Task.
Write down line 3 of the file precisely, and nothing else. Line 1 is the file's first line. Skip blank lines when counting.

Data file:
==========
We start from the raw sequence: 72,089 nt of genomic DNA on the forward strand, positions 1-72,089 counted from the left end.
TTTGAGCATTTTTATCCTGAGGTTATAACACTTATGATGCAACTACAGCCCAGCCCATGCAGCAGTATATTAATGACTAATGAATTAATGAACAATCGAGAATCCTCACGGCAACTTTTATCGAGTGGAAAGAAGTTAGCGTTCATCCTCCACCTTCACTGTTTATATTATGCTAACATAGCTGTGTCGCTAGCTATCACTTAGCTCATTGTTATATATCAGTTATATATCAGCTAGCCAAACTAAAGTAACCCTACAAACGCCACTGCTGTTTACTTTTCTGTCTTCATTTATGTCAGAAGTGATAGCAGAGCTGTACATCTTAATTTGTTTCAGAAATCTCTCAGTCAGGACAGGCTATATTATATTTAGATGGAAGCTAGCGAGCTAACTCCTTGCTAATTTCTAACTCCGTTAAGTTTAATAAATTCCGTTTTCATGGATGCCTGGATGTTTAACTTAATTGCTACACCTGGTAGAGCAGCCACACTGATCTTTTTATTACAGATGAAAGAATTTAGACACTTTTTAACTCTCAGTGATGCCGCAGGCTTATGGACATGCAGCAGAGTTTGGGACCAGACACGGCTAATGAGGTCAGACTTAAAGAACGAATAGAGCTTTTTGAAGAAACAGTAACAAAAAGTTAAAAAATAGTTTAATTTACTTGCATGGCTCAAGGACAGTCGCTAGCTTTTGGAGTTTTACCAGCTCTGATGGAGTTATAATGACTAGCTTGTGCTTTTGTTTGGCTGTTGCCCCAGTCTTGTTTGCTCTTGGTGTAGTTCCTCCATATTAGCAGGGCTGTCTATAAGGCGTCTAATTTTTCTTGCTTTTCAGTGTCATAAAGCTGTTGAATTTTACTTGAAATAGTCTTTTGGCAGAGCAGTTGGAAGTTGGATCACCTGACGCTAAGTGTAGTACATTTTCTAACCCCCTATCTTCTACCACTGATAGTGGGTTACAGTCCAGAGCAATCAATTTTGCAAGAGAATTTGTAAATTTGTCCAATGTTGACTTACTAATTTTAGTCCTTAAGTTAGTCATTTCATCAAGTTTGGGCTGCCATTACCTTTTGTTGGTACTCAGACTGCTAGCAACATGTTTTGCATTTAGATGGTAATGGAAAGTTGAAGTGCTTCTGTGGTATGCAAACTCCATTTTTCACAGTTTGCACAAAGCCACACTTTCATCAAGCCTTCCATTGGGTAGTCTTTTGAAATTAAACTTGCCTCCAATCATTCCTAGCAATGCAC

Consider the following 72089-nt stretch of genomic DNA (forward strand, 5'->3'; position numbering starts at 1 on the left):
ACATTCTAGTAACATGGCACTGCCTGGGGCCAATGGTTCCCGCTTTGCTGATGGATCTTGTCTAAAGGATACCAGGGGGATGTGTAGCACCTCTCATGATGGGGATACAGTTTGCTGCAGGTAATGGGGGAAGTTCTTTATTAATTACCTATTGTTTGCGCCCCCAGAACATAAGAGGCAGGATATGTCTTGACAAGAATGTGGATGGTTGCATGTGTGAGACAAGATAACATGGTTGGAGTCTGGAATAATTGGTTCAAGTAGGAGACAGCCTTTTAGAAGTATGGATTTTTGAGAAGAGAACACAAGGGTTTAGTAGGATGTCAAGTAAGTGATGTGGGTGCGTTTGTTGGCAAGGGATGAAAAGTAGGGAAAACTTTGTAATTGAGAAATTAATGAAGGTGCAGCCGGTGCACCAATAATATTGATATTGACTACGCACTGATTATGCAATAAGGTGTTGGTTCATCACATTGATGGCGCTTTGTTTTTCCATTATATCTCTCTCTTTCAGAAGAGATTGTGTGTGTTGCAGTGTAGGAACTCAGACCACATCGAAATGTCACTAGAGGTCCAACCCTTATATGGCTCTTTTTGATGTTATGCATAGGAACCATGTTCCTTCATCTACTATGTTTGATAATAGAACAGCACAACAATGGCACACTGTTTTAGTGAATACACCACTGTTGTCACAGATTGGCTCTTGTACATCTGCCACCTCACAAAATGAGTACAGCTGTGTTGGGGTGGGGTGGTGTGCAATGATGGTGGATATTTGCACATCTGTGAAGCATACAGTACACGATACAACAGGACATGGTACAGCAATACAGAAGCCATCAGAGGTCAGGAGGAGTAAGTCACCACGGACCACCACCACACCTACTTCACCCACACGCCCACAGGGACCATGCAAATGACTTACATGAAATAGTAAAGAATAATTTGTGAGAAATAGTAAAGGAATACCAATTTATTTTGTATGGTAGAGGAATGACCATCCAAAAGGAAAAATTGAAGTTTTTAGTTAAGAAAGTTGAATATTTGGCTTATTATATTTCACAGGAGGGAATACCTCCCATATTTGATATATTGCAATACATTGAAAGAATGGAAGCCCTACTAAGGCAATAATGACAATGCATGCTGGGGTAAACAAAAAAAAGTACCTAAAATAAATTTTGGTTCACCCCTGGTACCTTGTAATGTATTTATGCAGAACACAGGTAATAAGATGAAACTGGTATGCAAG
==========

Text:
Consider the following 72089-nt stretch of genomic DNA (forward strand, 5'->3'; position numbering starts at 1 on the left):